About a month ago I did something that hurt and offended my husband, I said I was sorry cause I was, not cause I was looking for a 'quick fix'. So while I understand how people use sorry as a means to get away with something they did wrong. I am not that way.
azoundria
I will simply quote Mahatma Gandhi:

"The weak can never forgive. Forgiveness is the attribute of the strong."

It is only human to act in our best interests.

Your corrections are like a parachute. Bring it forward wide open, and the wind could blow you anywhere. But bring it directly, compactly, and discretely to the person, and you will have much more success. Nobody ever wants to be wrong.
biljap
I’ve heard a lot of “I’m sorry” lately, meaning nothing. Yes, maybe it means something to them because they’ve said it; they’ve done their job… How that “sorry” helps me if I’m being hurt by a person over and over and hearing that “sorry”, over and over… Crying or Very sad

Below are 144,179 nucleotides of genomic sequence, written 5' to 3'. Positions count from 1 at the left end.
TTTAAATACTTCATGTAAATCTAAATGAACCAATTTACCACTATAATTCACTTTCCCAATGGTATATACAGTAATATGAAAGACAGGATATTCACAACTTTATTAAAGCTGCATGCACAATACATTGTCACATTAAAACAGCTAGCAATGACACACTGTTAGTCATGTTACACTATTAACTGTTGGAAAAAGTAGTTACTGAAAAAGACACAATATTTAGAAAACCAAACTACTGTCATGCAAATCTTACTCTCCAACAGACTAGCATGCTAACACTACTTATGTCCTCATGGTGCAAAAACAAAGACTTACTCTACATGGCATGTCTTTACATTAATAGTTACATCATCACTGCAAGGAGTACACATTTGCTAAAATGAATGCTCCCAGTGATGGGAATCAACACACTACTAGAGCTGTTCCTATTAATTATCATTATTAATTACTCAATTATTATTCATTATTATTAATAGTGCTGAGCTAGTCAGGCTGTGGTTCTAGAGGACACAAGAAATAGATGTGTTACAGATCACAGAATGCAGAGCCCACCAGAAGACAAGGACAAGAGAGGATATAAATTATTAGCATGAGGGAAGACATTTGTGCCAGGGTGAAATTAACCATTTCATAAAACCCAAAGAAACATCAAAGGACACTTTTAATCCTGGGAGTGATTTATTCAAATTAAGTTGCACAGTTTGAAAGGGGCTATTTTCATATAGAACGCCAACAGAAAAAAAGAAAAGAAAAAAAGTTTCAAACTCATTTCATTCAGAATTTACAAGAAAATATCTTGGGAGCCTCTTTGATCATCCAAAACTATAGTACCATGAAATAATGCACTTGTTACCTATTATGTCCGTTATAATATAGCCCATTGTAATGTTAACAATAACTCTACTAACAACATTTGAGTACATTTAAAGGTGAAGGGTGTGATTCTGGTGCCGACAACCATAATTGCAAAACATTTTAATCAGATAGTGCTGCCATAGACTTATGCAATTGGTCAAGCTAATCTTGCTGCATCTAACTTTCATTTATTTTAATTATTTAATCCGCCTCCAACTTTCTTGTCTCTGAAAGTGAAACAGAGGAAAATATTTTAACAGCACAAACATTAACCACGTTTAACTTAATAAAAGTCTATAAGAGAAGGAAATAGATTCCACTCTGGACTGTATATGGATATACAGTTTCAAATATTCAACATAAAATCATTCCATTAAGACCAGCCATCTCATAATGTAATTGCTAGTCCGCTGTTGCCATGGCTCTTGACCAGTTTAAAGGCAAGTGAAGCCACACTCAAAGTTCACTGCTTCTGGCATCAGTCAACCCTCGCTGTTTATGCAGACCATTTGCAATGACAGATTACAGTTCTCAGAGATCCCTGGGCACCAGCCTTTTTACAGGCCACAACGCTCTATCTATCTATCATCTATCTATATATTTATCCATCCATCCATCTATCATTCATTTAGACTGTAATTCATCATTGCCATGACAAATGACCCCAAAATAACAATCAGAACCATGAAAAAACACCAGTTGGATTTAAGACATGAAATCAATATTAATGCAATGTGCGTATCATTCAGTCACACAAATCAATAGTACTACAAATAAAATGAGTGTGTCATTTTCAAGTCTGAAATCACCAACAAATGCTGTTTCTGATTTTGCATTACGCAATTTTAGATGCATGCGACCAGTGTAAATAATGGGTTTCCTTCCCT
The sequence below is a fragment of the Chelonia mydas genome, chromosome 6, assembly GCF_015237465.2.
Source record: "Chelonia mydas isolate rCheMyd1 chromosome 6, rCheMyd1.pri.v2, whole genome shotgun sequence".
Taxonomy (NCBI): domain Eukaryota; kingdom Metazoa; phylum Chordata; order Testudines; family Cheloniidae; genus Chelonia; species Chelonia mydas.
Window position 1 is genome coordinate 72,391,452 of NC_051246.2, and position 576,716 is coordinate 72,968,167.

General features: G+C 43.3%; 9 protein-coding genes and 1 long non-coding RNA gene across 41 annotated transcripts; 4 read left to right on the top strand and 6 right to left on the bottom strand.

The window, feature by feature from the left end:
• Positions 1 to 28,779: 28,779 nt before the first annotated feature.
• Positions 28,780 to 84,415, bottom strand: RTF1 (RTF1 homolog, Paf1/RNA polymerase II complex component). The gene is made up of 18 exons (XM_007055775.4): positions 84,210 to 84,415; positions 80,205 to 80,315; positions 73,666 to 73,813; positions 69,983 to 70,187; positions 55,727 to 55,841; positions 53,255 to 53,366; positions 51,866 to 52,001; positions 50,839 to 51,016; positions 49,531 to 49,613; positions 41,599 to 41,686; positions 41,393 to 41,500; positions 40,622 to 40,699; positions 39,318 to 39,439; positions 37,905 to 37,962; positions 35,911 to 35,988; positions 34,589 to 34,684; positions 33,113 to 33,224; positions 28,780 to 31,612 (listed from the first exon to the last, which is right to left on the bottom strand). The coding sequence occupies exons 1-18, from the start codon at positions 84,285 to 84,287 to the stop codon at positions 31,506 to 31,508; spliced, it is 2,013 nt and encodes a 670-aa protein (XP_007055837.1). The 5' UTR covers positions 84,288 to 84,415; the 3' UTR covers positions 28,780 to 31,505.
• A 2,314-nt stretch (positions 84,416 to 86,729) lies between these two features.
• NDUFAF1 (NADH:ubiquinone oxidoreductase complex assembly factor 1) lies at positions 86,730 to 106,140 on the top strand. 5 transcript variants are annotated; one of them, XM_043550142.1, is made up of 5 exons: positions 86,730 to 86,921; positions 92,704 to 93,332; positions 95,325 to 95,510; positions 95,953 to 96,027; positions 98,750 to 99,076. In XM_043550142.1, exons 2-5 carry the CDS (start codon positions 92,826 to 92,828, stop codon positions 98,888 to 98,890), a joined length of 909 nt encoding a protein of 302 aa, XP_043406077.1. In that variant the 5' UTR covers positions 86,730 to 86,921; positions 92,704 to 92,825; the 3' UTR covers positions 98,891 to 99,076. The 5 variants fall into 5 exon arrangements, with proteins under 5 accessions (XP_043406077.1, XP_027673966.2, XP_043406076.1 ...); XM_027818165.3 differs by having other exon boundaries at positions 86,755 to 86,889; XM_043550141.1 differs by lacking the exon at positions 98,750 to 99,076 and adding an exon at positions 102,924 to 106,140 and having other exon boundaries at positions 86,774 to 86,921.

Bluedoll
Is sorry only a word . . . by Bluedoll

Words are only words but how we use them depends on how we really feel and give them meaning. They do have different meanings dependant on the person, situation and “sorry” isn’t any different. We seemed to be always struggling with communication and what we hear or read doesn’t always mean how a word is defined, that is so true.

After any kind of sorry, forgiveness though is just as, if not more important for the one doing the forgiving. If we can not forgive, we only end up hurting ourselves. Does that mean we should put up with all the wrongs, no I don’t think so and what is meaningful for us is how we react and show by example.

What I mean by the above is if we tell someone “prove it” then at some time in the future when we do something wrong we could be told the same thing and then what happens if there is not much we can do to right a wrong?

People simply demonstrate what kind of people they are or are to become.
lagoon
I've always thought that saying sorry, among other things, means that you won't do something again. People know full well that they will, but say it anyway as if it's an all-healing word.
Bluedoll
I couldn’t agree more about sorry after sorry’s. I suppose we have all been hurt by someone and more than once. I am wondering though is forgiveness and putting up with the treatment the same though?

We can always say we forgive (meaningfully) and end the relationship, close the door, lock up the liquor cabinet or do whatever it takes to stop the abuse!